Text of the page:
Environment, News

With House Bill 189 on the agenda, today’s River Quality Committee meeting will be long — and yes, interesting

Bring snacks and a thermos of coffee, because today’s House Select Committee on River Quality meeting could be epic.

Starting at 9:30 a.m. and scheduled for four and half hours, the meeting will cover the latest developments — including enforcement actions against Chemours– on the various GenX spills and related spikes in the water near the Cape Fear Public Utility Authority treatment plant.

The committee will also hear from UNC Wilmington and the CFPUA on their work since the passage of House Bill 56 last August. UNC-W received a $250,000 appropriation in that legislation, and the CFPUA got another $185,000 to study the behavior of perfluorinated compounds in water and treatment methods to remove it.

The appropriation was controversial because a month earlier Gov. Roy Cooper, the Department of Environmental Quality and the Department of Health and Human Services had requested $2.3 million in funding to tackle the GenX crisis; GOP lawmakers rebuffed them.

The whereabouts of the state’s high-resolution mass spectrometers, difficult to say and even more difficult to use, should be more interesting than it sounds. The Senate version of House Bill 189 failed to appropriate any money to DEQ to purchase the very sensitive equipment, which is necessary to test for GenX and other emerging and unknown compounds. Instead Senators gave $2 million to the NC Collaboratory, a think tank at UNC Chapel Hill created by the legislature, to find these spectrometers and the personnel to operate them within the UNC System.

However, considering the human health issues at stake,  it’s unclear if the EPA would approve of say, a first-year grad student testing drinking water samples in a high-resolution spectrometer. There could be legal and liability issues if, for example, the tests were run incorrectly or failed to adhere to other quality controls.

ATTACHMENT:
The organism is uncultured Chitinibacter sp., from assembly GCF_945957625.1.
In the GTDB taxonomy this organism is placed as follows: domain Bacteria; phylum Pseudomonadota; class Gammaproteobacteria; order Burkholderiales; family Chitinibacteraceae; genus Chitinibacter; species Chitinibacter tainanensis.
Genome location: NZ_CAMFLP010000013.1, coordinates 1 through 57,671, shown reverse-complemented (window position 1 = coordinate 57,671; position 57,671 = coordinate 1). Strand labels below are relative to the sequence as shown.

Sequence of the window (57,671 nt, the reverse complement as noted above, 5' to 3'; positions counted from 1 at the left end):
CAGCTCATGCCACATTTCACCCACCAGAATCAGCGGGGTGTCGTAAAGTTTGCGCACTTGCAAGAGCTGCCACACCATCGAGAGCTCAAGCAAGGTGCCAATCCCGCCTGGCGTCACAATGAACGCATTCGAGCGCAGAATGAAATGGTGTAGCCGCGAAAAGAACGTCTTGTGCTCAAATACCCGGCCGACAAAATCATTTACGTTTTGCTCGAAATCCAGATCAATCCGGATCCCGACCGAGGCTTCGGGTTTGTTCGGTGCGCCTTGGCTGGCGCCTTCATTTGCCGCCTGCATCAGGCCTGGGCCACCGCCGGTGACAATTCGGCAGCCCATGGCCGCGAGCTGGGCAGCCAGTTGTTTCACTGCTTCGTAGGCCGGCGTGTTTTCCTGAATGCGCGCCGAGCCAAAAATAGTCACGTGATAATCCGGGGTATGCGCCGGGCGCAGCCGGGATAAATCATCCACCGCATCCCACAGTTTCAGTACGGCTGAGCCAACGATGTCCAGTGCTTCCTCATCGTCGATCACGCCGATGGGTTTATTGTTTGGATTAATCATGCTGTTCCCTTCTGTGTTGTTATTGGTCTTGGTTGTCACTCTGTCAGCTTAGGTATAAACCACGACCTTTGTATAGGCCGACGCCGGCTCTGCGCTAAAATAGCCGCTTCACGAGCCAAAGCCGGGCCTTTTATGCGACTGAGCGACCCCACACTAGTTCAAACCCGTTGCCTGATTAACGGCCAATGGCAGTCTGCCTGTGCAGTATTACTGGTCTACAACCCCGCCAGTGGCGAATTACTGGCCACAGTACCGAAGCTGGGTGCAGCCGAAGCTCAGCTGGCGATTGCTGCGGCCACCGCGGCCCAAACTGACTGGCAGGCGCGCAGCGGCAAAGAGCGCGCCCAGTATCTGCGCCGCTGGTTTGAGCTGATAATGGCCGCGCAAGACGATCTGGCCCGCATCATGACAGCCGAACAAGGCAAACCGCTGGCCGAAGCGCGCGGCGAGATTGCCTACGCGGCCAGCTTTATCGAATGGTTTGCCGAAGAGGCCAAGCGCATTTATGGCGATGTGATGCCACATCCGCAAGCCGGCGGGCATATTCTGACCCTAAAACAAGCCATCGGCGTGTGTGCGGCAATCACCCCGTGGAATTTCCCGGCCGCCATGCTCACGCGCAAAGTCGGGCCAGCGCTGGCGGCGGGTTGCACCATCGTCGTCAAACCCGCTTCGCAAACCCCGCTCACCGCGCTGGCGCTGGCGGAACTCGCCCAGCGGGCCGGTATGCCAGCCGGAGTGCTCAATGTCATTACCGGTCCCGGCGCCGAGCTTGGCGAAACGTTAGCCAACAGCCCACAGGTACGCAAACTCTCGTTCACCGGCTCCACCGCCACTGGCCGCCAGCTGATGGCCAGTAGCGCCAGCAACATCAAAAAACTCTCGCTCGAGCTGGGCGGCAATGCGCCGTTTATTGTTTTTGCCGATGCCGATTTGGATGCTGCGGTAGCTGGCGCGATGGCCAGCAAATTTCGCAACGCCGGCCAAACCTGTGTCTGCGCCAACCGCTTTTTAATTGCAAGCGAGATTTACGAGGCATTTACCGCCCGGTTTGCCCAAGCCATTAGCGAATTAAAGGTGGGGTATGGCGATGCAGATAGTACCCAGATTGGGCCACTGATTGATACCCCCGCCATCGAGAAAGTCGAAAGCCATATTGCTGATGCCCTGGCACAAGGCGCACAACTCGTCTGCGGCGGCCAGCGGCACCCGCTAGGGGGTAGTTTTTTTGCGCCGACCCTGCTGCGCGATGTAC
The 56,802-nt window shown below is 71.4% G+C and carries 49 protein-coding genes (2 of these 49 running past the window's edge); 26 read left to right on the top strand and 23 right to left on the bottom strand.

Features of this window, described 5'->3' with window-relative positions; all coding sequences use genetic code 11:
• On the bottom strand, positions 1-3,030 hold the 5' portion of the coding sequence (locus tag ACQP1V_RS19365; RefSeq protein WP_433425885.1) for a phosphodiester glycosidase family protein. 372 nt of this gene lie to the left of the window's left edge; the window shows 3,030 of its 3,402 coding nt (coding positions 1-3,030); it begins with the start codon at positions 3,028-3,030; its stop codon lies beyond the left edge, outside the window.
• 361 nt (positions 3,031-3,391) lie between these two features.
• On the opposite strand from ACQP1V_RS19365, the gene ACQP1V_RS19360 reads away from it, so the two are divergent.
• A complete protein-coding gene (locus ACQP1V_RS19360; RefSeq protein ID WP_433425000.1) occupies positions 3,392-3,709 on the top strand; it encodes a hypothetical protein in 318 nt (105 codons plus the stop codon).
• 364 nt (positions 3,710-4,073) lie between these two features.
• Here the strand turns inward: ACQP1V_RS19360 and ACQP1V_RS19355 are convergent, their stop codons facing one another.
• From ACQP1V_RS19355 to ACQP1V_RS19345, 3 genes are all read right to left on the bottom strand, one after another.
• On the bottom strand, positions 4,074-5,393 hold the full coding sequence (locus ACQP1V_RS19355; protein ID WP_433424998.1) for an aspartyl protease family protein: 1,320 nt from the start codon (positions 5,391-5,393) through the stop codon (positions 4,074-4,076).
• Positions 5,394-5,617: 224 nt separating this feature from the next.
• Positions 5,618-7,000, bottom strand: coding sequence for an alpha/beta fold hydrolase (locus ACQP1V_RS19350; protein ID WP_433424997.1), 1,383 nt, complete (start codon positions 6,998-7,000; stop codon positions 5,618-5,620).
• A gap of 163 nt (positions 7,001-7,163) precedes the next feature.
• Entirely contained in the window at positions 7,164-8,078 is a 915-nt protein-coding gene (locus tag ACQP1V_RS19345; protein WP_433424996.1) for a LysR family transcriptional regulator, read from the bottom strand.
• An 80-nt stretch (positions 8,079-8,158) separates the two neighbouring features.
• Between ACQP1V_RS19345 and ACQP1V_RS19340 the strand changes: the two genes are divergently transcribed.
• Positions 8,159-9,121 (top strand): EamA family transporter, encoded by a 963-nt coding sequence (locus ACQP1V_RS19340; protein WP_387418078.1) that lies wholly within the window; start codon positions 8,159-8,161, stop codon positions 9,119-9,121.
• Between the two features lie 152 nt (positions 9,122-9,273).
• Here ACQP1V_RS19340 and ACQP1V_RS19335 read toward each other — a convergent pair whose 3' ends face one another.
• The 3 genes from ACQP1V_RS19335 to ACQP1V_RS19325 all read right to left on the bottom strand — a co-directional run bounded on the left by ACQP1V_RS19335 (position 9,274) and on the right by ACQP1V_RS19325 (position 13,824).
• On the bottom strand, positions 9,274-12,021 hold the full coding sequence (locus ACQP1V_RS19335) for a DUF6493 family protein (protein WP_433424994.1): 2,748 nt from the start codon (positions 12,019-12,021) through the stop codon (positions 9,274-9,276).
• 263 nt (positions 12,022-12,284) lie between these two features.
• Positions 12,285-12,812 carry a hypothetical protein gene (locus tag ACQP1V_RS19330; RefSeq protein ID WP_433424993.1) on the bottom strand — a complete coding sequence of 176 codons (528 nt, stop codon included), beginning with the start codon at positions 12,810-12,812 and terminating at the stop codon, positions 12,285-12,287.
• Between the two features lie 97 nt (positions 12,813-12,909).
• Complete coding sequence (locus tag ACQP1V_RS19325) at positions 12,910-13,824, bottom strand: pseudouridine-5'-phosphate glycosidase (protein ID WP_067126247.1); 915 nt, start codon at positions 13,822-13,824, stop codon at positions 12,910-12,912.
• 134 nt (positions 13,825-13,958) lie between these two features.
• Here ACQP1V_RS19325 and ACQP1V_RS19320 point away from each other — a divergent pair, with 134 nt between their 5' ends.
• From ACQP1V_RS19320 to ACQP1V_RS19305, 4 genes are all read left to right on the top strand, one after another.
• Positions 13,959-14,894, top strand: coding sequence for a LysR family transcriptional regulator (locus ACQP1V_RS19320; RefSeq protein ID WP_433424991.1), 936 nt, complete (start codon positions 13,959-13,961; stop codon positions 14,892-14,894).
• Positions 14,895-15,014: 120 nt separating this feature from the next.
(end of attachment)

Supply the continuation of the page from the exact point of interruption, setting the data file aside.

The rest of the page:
And, it turns out, at least two state agencies have high-resolution spectrometers, although DEQ isn’t one of them. (The DEQ water sciences lab has been described as “looking like it’s from 1985.”) The Department of Agriculture has three, but they are being used to test for pesticides in human and animal food. If DEQ were to borrow or repurpose the equipment, then the Agriculture Department couldn’t do its work.

DHHS has seven such spectrometers: six are being used by toxicologists to test for the presence of pharmaceuticals in people who have died, presumably of causes related to the ingestion of legal drugs. The seventh high-resolution spectrometer is supposed to be used solely to test for chemical warfare agents in the water. DHHS received a grant from the EPA in 2011 for this spectrometer, with its uses very specific and defined.